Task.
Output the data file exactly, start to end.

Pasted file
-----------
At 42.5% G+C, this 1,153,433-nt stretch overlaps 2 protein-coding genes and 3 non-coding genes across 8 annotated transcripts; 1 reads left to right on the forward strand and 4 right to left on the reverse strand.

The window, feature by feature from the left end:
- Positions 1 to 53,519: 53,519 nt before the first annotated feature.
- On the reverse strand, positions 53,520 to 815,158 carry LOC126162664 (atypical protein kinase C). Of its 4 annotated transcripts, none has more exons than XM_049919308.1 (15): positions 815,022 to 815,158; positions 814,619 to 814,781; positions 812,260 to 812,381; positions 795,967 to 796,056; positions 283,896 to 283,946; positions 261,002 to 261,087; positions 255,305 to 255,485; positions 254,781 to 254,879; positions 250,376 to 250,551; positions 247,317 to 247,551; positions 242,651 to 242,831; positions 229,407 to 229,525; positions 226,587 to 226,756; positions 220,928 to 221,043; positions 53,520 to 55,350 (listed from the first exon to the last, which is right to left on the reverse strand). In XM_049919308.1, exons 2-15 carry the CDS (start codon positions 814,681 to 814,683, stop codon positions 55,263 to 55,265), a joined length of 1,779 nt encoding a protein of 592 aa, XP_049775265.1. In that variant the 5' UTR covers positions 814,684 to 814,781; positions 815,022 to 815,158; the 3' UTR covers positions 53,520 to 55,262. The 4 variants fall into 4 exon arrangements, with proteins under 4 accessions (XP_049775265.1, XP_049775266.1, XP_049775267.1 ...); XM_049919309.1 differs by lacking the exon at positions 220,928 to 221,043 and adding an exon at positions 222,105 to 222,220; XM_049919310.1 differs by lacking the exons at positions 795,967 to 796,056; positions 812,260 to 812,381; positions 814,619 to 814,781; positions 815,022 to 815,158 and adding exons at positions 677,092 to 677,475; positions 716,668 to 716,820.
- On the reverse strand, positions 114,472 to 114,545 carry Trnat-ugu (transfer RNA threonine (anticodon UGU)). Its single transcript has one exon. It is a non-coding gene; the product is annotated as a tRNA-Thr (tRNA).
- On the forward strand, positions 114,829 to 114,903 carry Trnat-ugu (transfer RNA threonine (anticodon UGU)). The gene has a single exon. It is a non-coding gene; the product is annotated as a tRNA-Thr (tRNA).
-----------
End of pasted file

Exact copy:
At 42.5% G+C, this 1,153,433-nt stretch overlaps 2 protein-coding genes and 3 non-coding genes across 8 annotated transcripts; 1 reads left to right on the forward strand and 4 right to left on the reverse strand.

The window, feature by feature from the left end:
- Positions 1 to 53,519: 53,519 nt before the first annotated feature.
- On the reverse strand, positions 53,520 to 815,158 carry LOC126162664 (atypical protein kinase C). Of its 4 annotated transcripts, none has more exons than XM_049919308.1 (15): positions 815,022 to 815,158; positions 814,619 to 814,781; positions 812,260 to 812,381; positions 795,967 to 796,056; positions 283,896 to 283,946; positions 261,002 to 261,087; positions 255,305 to 255,485; positions 254,781 to 254,879; positions 250,376 to 250,551; positions 247,317 to 247,551; positions 242,651 to 242,831; positions 229,407 to 229,525; positions 226,587 to 226,756; positions 220,928 to 221,043; positions 53,520 to 55,350 (listed from the first exon to the last, which is right to left on the reverse strand). In XM_049919308.1, exons 2-15 carry the CDS (start codon positions 814,681 to 814,683, stop codon positions 55,263 to 55,265), a joined length of 1,779 nt encoding a protein of 592 aa, XP_049775265.1. In that variant the 5' UTR covers positions 814,684 to 814,781; positions 815,022 to 815,158; the 3' UTR covers positions 53,520 to 55,262. The 4 variants fall into 4 exon arrangements, with proteins under 4 accessions (XP_049775265.1, XP_049775266.1, XP_049775267.1 ...); XM_049919309.1 differs by lacking the exon at positions 220,928 to 221,043 and adding an exon at positions 222,105 to 222,220; XM_049919310.1 differs by lacking the exons at positions 795,967 to 796,056; positions 812,260 to 812,381; positions 814,619 to 814,781; positions 815,022 to 815,158 and adding exons at positions 677,092 to 677,475; positions 716,668 to 716,820.
- On the reverse strand, positions 114,472 to 114,545 carry Trnat-ugu (transfer RNA threonine (anticodon UGU)). Its single transcript has one exon. It is a non-coding gene; the product is annotated as a tRNA-Thr (tRNA).
- On the forward strand, positions 114,829 to 114,903 carry Trnat-ugu (transfer RNA threonine (anticodon UGU)). The gene has a single exon. It is a non-coding gene; the product is annotated as a tRNA-Thr (tRNA).